“Anyone who thinks a leaf is just a leaf,” writes Tishani Doshi, “is missing the point,” in the opening poem Mandala from A God at the Door, her latest poetry collection—a powerful, empathetic and playful reminder of the nature of our humanities. An award-winning poet, novelist and dancer, Tishani's work is intricately passionate, bold and generous. 

It was during a cold winter morning in Cincinnati, from the state of Ohio in the Midwestern U.S. that I first experienced Tishani’s poems. Holistically moved, serendipitous is the best word to describe reading or rather listening to her ‘Monsoon Poem.’ At a time of yearning to be back home in Chennai, as most people would’ve amidst a roaring pandemic, Tishani’s poetry was nothing short of Godsend. Her words transcend space and time in ways that are inconceivable, telling us of the extraordinary in the ordinary. “We are homesick, everywhere,” she writes in A God at the Door, “even when we’re home.” There are notes, reminders and consistent nudges in her poems conveying a sense of urgency that is piercing and relevant to our times—all carefully dusted in humour so witty, you will find yourself smiling, nodding, maybe even crying in quiet acknowledgements while at a coffee shop, or by the ocean as I did. 

In an interview that explores A God at the Door, we also discuss her idea of home, what it means to read as a writer, and the different themes of her poetry. 

Can you talk to us about your poetry collection, A God at the Door

Honestly, I feel a little distant from all of it. Estranged, in a sense. In the past, especially with poetry, I've always been trying to link the launch of a book with a performance. My relationship with the novel is different. With novels I’m happy to just sit in a room and read it, without ever wanting to interact with the author. And as a novelist I don’t feel the desire to meet my audience. But poetry is different. It has this elasticity that allows for greater interpretation through film or performance or music, and because of my work as a dancer, it's always been interesting to think of poetry with performance. But with this book, that hasn’t happened. Partly because, this past year, we’ve been leading such disembodied lives and there’s been a kind of disconnect and fatigue that comes with the screens.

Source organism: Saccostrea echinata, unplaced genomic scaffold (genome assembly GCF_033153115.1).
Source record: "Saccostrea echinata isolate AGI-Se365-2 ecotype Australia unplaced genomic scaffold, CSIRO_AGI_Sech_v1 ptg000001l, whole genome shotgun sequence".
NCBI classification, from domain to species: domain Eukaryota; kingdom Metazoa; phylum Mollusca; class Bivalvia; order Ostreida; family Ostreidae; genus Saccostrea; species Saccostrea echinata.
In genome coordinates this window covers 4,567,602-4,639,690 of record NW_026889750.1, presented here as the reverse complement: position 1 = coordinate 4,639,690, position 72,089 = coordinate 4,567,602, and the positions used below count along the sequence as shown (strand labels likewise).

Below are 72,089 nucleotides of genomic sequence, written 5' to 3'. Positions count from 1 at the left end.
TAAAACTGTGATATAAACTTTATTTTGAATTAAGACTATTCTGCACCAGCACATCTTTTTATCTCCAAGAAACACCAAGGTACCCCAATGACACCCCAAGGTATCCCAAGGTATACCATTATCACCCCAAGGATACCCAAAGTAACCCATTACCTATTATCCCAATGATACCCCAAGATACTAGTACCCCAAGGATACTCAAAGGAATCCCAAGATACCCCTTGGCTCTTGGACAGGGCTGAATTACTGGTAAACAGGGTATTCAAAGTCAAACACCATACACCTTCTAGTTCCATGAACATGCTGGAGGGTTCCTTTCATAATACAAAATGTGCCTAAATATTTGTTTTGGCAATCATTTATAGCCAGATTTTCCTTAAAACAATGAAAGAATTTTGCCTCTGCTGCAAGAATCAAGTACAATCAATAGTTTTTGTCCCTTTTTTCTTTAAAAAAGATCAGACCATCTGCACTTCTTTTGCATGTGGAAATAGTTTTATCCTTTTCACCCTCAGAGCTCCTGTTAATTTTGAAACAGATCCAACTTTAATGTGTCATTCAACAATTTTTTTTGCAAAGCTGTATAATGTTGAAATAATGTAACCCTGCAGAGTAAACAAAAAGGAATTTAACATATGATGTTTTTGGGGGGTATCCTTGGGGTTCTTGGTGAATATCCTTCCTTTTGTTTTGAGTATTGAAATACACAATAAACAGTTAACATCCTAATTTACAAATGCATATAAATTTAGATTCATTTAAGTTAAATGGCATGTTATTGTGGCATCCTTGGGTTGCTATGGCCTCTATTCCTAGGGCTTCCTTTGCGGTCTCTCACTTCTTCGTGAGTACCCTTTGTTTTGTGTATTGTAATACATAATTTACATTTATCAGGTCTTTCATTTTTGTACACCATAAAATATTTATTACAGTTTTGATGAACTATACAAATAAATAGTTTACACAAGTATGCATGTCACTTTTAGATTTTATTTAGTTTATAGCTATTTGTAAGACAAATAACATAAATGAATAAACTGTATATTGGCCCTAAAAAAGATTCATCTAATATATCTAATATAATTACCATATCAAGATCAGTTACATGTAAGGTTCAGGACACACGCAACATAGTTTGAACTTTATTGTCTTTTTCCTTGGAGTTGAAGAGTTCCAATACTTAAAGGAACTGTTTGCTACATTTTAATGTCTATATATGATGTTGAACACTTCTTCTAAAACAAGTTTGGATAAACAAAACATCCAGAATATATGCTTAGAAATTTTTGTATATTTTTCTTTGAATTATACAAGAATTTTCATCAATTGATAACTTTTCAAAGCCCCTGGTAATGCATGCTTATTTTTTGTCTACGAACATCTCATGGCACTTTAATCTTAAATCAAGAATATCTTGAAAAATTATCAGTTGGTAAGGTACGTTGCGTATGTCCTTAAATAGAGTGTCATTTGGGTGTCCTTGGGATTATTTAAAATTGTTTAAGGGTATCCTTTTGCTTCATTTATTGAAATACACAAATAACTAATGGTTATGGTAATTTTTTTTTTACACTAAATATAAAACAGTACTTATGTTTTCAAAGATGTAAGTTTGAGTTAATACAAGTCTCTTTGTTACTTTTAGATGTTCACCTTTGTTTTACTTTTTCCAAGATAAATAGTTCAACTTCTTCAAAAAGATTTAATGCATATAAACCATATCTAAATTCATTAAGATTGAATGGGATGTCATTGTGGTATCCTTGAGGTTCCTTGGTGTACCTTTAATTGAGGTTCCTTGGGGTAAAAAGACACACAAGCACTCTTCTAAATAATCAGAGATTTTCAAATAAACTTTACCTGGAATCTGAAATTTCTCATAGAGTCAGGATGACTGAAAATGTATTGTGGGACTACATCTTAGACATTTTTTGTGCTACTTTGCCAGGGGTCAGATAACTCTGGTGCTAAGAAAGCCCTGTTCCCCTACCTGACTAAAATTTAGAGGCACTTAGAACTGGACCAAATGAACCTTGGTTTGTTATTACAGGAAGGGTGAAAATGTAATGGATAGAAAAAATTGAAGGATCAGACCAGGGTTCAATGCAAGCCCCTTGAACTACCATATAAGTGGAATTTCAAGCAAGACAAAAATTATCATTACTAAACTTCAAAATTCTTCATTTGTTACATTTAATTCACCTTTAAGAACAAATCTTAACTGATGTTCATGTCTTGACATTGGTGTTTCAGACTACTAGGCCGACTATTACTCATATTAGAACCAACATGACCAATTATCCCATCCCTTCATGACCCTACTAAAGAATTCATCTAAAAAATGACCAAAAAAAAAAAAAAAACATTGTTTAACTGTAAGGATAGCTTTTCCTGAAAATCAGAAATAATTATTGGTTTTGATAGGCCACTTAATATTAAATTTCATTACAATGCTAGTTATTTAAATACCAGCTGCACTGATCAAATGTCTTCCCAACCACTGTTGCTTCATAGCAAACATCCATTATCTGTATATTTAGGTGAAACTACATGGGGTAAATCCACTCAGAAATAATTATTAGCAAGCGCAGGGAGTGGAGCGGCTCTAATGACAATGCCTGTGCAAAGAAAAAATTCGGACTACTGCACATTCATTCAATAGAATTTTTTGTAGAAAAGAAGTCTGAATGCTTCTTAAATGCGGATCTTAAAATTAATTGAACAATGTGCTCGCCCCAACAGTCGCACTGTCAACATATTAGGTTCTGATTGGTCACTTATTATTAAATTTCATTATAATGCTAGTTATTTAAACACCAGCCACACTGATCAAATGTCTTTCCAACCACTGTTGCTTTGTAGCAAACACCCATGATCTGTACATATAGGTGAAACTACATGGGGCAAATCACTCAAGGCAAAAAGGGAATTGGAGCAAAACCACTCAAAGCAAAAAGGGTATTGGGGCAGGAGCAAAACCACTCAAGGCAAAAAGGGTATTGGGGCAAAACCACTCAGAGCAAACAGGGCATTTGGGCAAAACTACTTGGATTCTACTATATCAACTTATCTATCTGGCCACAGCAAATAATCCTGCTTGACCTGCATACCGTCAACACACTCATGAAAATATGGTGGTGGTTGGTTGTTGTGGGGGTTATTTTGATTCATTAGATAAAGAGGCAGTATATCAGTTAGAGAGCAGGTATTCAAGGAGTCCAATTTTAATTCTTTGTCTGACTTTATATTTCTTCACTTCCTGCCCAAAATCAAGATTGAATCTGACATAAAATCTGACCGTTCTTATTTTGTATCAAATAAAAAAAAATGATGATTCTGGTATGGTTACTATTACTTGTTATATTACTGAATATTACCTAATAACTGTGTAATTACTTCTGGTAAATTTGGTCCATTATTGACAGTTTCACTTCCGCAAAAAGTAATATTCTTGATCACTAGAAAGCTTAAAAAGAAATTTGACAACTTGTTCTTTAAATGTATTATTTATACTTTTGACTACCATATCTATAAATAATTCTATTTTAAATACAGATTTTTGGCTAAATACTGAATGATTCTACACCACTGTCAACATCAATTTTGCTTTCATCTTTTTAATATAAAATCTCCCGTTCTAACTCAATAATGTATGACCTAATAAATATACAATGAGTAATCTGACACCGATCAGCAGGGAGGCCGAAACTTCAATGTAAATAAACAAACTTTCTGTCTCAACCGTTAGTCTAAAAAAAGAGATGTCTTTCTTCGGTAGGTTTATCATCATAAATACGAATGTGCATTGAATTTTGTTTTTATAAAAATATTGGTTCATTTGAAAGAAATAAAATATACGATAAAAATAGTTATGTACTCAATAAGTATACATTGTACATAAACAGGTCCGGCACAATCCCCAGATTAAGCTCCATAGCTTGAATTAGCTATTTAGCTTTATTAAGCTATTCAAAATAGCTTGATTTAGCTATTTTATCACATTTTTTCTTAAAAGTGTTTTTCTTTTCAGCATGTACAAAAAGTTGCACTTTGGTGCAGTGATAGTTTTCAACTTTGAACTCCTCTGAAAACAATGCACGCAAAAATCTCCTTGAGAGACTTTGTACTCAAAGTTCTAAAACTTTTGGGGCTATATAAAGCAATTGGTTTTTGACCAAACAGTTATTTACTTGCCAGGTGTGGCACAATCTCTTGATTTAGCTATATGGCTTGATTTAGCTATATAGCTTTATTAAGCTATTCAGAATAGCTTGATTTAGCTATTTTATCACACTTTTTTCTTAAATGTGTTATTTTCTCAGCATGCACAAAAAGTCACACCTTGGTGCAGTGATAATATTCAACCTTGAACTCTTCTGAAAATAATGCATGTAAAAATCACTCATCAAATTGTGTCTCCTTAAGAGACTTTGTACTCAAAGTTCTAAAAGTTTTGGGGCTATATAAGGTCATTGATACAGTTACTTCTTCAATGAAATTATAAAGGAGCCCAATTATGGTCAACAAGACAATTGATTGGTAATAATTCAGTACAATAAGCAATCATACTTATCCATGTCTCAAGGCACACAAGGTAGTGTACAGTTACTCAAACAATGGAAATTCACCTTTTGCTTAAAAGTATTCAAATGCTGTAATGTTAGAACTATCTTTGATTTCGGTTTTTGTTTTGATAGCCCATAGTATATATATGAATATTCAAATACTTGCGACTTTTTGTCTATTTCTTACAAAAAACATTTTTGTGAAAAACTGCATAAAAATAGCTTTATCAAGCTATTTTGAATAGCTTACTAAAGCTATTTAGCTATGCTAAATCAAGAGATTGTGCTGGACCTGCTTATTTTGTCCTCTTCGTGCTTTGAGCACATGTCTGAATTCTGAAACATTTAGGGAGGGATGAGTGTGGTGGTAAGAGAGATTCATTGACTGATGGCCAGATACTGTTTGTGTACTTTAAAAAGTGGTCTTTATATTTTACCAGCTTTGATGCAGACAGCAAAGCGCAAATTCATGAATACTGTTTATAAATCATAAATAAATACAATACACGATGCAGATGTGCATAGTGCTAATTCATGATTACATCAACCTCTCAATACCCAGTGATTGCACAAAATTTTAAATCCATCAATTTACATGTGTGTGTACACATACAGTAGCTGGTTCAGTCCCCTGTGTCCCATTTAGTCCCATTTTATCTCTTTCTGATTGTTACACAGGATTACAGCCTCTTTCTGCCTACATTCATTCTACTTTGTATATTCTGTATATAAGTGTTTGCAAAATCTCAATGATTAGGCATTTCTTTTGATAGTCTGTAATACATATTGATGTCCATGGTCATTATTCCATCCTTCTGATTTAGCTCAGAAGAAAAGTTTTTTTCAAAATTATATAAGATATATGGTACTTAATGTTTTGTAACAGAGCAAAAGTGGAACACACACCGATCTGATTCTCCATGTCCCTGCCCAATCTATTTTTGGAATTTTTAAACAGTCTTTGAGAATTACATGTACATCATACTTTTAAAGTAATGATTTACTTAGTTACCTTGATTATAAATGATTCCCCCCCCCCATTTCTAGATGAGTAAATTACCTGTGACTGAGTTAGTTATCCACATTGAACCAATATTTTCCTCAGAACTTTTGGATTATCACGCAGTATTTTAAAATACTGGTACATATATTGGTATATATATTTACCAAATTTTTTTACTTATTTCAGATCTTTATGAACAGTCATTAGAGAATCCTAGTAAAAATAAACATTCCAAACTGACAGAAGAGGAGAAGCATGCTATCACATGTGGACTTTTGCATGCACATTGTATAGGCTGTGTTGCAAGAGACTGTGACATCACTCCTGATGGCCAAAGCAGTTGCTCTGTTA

With this book, I'm just happy it’s out in the world. I haven't thought too much about how it will land, really. 

A poetry collection, releasing at this time is a godsend for a lot of us. What was the inspiration behind A God at the Door? How did you know you had to put it out as a collection?

Well, I tend to work without a great sense of a finished project. I wish I were a writer with a larger vision of where I'm going when I begin a novel or a poem, but I'm not. I tend to work because I feel compelled to, so it’s poem after poem after poem. And suddenly you arrive at a kind of critical mass where you think oh, these poems belong together. They all belong to a particular concern or time and are meant to be part of the same collection.